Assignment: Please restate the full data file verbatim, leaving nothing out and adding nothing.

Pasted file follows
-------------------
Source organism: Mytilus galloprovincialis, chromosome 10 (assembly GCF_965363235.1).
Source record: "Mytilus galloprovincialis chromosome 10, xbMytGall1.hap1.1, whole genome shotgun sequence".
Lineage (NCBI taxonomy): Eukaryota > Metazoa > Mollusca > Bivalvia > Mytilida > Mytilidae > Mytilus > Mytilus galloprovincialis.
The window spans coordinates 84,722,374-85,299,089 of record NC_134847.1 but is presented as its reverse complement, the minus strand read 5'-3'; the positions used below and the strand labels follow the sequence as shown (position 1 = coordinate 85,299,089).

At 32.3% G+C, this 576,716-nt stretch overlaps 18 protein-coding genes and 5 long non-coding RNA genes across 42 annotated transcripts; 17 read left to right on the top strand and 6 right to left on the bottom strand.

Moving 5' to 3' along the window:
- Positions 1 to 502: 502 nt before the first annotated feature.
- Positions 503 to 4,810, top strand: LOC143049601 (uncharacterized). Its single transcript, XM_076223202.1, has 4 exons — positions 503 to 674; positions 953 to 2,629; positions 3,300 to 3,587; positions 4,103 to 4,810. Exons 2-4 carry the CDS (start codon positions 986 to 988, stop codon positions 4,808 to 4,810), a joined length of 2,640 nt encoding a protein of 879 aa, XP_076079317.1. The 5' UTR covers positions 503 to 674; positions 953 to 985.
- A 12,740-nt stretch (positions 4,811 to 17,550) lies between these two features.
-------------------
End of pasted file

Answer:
Source organism: Mytilus galloprovincialis, chromosome 10 (assembly GCF_965363235.1).
Source record: "Mytilus galloprovincialis chromosome 10, xbMytGall1.hap1.1, whole genome shotgun sequence".
Lineage (NCBI taxonomy): Eukaryota > Metazoa > Mollusca > Bivalvia > Mytilida > Mytilidae > Mytilus > Mytilus galloprovincialis.
The window spans coordinates 84,722,374-85,299,089 of record NC_134847.1 but is presented as its reverse complement, the minus strand read 5'-3'; the positions used below and the strand labels follow the sequence as shown (position 1 = coordinate 85,299,089).

At 32.3% G+C, this 576,716-nt stretch overlaps 18 protein-coding genes and 5 long non-coding RNA genes across 42 annotated transcripts; 17 read left to right on the top strand and 6 right to left on the bottom strand.

Moving 5' to 3' along the window:
- Positions 1 to 502: 502 nt before the first annotated feature.
- Positions 503 to 4,810, top strand: LOC143049601 (uncharacterized). Its single transcript, XM_076223202.1, has 4 exons — positions 503 to 674; positions 953 to 2,629; positions 3,300 to 3,587; positions 4,103 to 4,810. Exons 2-4 carry the CDS (start codon positions 986 to 988, stop codon positions 4,808 to 4,810), a joined length of 2,640 nt encoding a protein of 879 aa, XP_076079317.1. The 5' UTR covers positions 503 to 674; positions 953 to 985.
- A 12,740-nt stretch (positions 4,811 to 17,550) lies between these two features.